Authors: Patricia Highsmith
Vance still looked puzzled, but quite in control of herself, and she even assumed a superior attitude. “How long have you—been seeing him, my dear?” she asked, and chuckled again.
“I saw him first two nights ago,” Eleanor said, still in a whisper. “Then yesterday quite plainly, in broad daylight. He has a deep voice.”
“If he just took a muffin, where is he now?” Vance asked, getting up. “Why can’t I see him?”
“He went into the side room. All right, come along.” Eleanor was suddenly aware that she didn’t know his name, didn’t know how to address him. She and Vance looked into an apparently empty room, empty of anything alive except some plants on the windowsill. Eleanor looked behind the sofa end. “Well—he has the faculty of disappearing.”
Vance smiled, again superiorly. “Eleanor, your eyes are getting worse. Are you using your glasses? That sewing—”
“I don’t need them for sewing. Only for distances. Matter of fact I did put them on when I looked at him yesterday across the room.” She was wearing her glasses now. She was nearsighted.
Vance frowned slightly. “My dear, are you afraid of him?—It looks like it. Stay with me tonight. Come home with me now, if you like. I can come back with Hester and look the house over thoroughly.” Hester was her cleaning woman.
“Oh, I’m sure you wouldn’t see him. And I’m not afraid. He’s rather friendly. But I
want you to believe me.”
“How can I believe you, if I don’t see him?”
“I don’t know.” Eleanor thought of describing him more accurately. But would this convince Vance, or anybody? “I think I could take a photograph of him. I don’t think he’d mind,” Eleanor said.
“A good idea! You’ve got a camera?”
“No. Well, I have, an old one of John’s, but—”
“I’ll bring mine. This afternoon.—I’m going to finish my tea.”
Vance brought the camera just before six. “Good luck, Eleanor. This should be interesting!” Vance said as she departed.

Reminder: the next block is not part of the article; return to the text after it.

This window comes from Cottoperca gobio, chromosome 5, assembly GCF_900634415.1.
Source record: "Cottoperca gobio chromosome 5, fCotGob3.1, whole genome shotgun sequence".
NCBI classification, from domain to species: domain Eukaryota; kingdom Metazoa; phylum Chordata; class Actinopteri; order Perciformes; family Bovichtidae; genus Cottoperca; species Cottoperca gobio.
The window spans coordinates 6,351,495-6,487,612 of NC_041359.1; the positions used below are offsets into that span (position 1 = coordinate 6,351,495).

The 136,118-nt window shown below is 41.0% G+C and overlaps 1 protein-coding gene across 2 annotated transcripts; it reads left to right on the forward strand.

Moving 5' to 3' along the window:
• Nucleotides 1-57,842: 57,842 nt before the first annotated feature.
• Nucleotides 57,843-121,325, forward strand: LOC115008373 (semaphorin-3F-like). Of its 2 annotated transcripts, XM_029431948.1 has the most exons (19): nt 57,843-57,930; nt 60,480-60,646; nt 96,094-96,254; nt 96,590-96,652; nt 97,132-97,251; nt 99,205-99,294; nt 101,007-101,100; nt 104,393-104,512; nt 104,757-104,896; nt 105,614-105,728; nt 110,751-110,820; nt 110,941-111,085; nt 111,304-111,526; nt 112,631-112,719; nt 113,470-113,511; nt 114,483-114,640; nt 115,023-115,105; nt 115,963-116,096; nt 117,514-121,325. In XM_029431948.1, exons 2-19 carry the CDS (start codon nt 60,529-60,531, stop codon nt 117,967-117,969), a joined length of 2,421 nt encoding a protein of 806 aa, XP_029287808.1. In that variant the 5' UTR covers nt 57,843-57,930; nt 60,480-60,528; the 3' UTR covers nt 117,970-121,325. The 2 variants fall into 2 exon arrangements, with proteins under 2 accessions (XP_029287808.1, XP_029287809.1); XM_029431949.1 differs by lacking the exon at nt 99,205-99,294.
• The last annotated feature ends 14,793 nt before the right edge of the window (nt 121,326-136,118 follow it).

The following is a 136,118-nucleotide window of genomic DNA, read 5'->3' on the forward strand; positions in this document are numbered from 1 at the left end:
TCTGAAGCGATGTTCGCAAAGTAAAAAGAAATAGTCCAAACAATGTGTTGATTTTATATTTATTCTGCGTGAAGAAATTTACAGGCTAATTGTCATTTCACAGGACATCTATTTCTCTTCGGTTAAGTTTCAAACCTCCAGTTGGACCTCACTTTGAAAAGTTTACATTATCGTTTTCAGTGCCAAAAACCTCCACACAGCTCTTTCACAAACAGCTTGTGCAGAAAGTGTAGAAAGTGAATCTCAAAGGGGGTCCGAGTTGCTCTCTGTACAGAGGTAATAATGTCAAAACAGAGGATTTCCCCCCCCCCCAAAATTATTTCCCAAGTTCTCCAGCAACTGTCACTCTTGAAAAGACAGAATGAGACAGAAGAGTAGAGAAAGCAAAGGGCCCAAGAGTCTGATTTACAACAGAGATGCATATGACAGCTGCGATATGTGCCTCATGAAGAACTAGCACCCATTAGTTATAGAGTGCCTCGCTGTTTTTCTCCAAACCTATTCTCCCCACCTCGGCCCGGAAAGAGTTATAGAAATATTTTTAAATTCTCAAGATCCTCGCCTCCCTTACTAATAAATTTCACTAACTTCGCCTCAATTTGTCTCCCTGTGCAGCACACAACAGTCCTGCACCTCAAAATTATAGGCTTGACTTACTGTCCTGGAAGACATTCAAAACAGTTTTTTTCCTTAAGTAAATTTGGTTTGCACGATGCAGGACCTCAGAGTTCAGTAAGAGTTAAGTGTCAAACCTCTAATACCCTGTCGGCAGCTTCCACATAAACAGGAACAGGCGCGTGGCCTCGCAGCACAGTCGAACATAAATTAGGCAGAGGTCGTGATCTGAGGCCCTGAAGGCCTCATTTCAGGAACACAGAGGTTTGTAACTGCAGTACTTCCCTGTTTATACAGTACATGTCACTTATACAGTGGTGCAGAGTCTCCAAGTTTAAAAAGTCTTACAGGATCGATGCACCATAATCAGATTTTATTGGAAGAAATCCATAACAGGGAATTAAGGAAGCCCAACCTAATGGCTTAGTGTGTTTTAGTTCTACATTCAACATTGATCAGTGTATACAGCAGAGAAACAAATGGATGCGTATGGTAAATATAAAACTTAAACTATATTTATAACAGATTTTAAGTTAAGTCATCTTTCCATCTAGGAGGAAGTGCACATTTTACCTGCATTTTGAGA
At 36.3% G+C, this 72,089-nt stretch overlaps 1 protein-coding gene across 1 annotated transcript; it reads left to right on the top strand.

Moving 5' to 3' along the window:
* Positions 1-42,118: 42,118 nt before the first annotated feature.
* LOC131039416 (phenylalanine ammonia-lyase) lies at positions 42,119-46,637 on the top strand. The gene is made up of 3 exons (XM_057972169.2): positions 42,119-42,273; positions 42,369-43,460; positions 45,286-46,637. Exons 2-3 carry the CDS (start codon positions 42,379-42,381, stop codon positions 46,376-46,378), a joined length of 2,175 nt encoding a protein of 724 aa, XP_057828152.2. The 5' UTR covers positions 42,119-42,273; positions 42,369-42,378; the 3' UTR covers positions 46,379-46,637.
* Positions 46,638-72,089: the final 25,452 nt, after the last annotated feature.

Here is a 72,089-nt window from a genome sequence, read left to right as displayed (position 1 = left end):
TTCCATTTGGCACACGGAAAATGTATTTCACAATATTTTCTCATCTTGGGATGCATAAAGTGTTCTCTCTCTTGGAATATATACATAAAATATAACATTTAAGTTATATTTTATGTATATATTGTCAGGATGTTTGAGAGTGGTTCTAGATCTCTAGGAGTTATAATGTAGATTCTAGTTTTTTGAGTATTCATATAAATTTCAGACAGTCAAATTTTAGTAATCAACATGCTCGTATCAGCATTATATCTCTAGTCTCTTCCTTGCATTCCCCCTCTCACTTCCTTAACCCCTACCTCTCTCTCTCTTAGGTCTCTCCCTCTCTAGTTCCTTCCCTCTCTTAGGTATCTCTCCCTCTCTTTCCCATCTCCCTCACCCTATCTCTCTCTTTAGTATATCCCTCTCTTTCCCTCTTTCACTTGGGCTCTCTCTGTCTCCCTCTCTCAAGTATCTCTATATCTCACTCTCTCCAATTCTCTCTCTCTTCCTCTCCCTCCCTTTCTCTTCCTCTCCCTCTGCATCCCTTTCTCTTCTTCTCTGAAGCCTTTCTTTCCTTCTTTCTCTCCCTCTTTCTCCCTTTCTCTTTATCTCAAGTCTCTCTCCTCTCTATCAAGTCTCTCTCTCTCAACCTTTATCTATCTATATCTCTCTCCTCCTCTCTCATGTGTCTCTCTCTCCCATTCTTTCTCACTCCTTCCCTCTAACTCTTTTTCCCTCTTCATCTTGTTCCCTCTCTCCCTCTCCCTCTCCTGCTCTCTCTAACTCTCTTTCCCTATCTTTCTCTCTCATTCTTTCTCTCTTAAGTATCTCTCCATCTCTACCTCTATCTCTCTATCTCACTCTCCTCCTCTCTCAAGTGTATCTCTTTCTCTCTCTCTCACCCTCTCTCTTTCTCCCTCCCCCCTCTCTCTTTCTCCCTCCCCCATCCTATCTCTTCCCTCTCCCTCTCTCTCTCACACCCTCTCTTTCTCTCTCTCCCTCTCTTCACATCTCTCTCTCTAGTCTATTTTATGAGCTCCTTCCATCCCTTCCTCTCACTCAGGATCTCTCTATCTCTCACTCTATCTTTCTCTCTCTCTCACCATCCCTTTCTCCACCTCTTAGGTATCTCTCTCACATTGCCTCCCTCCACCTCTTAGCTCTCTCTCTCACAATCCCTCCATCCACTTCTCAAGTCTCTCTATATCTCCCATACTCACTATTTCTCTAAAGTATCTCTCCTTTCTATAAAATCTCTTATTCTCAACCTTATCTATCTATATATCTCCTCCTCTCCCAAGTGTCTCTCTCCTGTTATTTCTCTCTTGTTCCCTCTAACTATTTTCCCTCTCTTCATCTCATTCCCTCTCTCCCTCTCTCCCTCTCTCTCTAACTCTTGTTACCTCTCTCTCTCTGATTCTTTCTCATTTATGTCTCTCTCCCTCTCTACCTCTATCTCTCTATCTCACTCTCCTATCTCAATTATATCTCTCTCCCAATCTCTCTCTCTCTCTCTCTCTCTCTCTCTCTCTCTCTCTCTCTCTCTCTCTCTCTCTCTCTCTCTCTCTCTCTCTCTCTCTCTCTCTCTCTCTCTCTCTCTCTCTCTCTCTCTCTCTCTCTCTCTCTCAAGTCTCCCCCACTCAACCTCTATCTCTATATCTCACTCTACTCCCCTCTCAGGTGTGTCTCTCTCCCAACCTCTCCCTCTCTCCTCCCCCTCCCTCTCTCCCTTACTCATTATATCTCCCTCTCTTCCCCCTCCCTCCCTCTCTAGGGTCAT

Eleanor could tell that Vance had not believed a word of what she had told her. The camera said “4” on its indicator. There were eight more pictures on the roll, Vance had said. Eleanor thought two would be enough.
“I don’t photograph, I’m sure,” his deep voice said on her left, and Eleanor saw him standing in the doorway of the side room. “But I’ll pose for you. Um-hm-hm.” It was the deep laugh.
Eleanor felt only a mild start of surprise, or of fear. The sun was still shining. “Would you sit in a chair in the garden?”
“Certainly,” the creature said, and he was clearly amused.
Eleanor picked up the straight chair which she usually sat on when she worked, but he took it from her and went out the front door with it. He set the chair in the garden, careful not to tread on flowers. Then with a little boost, he got himself on to the seat and folded his short arms.
The sunlight fell full on his face. Vance had showed Eleanor how to work the camera. It was a simple one compared to John’s. She took the picture at the prescribed six-foot distance. Then she saw old Gufford, the town handyman, going by in his little truck, staring at her. They did not usually greet each other, and they did not now, but Eleanor could imagine how odd he must think she was to be taking a picture of an ordinary chair in the garden. But she had seen him clearly in the finder. There was no doubt at all about that.
“Could I take one more of you standing by the chair?” she asked.
“Um-m.” That was not a laugh, but a sound of assent. He slid off the chair and stood beside it, one hand resting on the chair’s back.